This 9-Year-Old Girl Ran a Race Course Designed by Navy SEALs

Milla Bizzotto is a rising star in the world of obstacle course racing as the youngest competitor ever to complete the BattleFrog Xtreme 24-hour race, a course designed by Navy SEALs.

She’s in the gym Monday through Friday for at least three hours. She has several coaches and a sports medicine doctor to keep her on track. The catch? Milla is only 9 years old.

Christian Bizzotto, Milla’s dad and one of her coaches, calls his daughter nothing short of “mind-blowing.”

Christian is the co-founder of Focused Movement Academy in Miami, a gym that provides fitness coaching and programming. Though Milla always loved hanging out at the gym after school, she started to really get into fitness after she was bullied by some of her classmates.

The gym became a sort of after-school program for Milla, and she started training for obstacle course races.

In November, she completed a BattleFrog 15K, followed by a Spartan Sprint in December. This month, Milla was the youngest competitor in BattleFrog’s 24-hour race designed by Navy SEALs. The race includes “running 36 miles, swimming an 8-kilometer course, and 25 obstacles, for six laps.”
“How [Milla] perceives herself is completely different than six months ago,” Christian told ABC News.

He said his daughter never even had to physically fight the schoolyard bullies. Instead, when Milla found an understanding of how powerful she is, the bullying stopped all on its own.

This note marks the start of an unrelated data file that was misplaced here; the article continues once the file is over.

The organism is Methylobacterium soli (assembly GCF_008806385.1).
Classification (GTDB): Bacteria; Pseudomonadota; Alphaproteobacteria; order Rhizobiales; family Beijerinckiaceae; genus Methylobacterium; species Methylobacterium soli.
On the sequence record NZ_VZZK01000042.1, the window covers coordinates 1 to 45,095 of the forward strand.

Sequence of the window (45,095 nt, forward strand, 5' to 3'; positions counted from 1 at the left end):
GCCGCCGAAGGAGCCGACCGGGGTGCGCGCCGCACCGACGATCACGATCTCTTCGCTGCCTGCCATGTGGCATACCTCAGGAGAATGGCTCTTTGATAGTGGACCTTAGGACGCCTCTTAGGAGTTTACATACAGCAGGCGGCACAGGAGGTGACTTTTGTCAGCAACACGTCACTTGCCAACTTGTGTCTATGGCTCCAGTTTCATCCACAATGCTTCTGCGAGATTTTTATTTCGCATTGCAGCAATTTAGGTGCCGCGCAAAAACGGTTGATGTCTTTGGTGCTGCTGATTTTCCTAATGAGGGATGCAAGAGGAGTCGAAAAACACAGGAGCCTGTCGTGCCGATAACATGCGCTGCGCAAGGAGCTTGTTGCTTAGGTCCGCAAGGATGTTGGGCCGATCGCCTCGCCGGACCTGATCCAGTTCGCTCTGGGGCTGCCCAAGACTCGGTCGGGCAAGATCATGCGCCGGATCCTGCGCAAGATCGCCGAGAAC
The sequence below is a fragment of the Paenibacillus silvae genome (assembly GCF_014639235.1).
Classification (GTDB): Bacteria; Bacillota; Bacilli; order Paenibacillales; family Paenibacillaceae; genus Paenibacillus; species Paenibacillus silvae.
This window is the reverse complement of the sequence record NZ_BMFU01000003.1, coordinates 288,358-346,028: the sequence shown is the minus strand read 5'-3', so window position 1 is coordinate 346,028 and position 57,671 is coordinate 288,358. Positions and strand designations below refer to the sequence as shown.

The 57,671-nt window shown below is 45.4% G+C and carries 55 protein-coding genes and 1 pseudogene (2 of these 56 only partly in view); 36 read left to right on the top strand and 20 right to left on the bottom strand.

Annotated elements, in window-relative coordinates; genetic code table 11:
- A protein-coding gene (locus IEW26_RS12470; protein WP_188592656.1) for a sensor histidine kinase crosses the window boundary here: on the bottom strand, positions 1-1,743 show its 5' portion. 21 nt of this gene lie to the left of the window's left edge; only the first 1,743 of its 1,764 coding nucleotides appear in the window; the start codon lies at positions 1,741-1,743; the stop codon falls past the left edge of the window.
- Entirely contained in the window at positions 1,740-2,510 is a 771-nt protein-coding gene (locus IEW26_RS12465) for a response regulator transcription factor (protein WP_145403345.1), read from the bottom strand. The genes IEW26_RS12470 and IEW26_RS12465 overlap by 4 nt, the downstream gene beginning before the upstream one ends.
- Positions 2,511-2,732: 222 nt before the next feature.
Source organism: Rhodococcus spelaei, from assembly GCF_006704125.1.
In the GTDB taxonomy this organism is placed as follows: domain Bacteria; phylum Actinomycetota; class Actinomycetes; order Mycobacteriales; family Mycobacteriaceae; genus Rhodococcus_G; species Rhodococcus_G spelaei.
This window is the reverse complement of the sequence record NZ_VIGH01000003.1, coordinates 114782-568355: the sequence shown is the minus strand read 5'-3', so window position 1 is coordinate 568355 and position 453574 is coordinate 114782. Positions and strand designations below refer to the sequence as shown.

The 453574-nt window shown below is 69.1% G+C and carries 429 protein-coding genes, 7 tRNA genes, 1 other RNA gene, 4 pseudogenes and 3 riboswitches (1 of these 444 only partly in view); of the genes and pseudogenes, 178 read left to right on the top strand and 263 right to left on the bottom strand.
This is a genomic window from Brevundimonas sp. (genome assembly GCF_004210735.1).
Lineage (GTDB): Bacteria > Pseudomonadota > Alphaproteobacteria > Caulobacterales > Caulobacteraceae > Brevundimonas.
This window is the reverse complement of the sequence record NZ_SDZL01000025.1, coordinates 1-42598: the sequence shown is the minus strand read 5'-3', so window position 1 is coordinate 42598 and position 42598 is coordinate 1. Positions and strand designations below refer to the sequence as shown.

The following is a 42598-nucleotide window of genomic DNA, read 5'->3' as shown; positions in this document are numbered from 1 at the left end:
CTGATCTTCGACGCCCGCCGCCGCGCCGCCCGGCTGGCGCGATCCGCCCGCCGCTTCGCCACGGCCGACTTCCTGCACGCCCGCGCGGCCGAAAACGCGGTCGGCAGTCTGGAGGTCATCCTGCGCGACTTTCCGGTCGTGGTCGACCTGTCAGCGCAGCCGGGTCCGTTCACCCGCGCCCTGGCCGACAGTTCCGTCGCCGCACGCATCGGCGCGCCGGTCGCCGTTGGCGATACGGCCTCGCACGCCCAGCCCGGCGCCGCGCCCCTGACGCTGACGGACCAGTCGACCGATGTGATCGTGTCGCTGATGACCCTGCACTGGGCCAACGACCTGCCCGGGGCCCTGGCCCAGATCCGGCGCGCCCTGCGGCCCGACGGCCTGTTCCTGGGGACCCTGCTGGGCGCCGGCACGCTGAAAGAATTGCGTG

“She owns that,” Christian said.

Milla’s own success has inspired her to lead an anti-bullying campaign and encourage other kids to become more active.

“I do racing to inspire kids that they have a special side of them and to get them off the couch,” she told ABC News.

As for the bullies who teased her? Milla has some choice words for them: “Look who’s talking now!”
Focused Movement Academy now offers a “Spartan Kids” program after school, designed to help kids conquer any obstacle.

Christian said the kids have become his favorite trainees.

“They break barriers holding them back,” he said.

The training they learn in the gym to conquer obstacles in a race becomes applicable to overcoming real-life obstacles like a paper at school or a disagreement with a sibling, he said.

Milla’s success has received some criticism, but Christian said he never pushes his daughter to go to the gym. He also said her doctors have no issue with her training, and one even attended her BFX24 race.

“He’s such a fan of hers,” Christian said of the doctor.
Christian believes everyone should be able to run a marathon, saying human bodies are made for endurance running, unlike any other creature in the world.

He changed his own life, deciding to lose weight and live a healthy life, when Milla was young.

“I had this little kid who looked up to me,” he said. “You’re their everything.” Christian wanted to be her “superhero.”

Now, Milla is inspiring her own generation to change their lives by getting off the couch and outside to play. Next up, she will run the invitation-only Athlete Race in Miami, which includes a 6-kilometer paddle board and 5-kilometer run. And in August, she will travel to Hawaii for the Spartan Trifecta.

In Christian’s words, Milla is proving that “impossible is nothing.”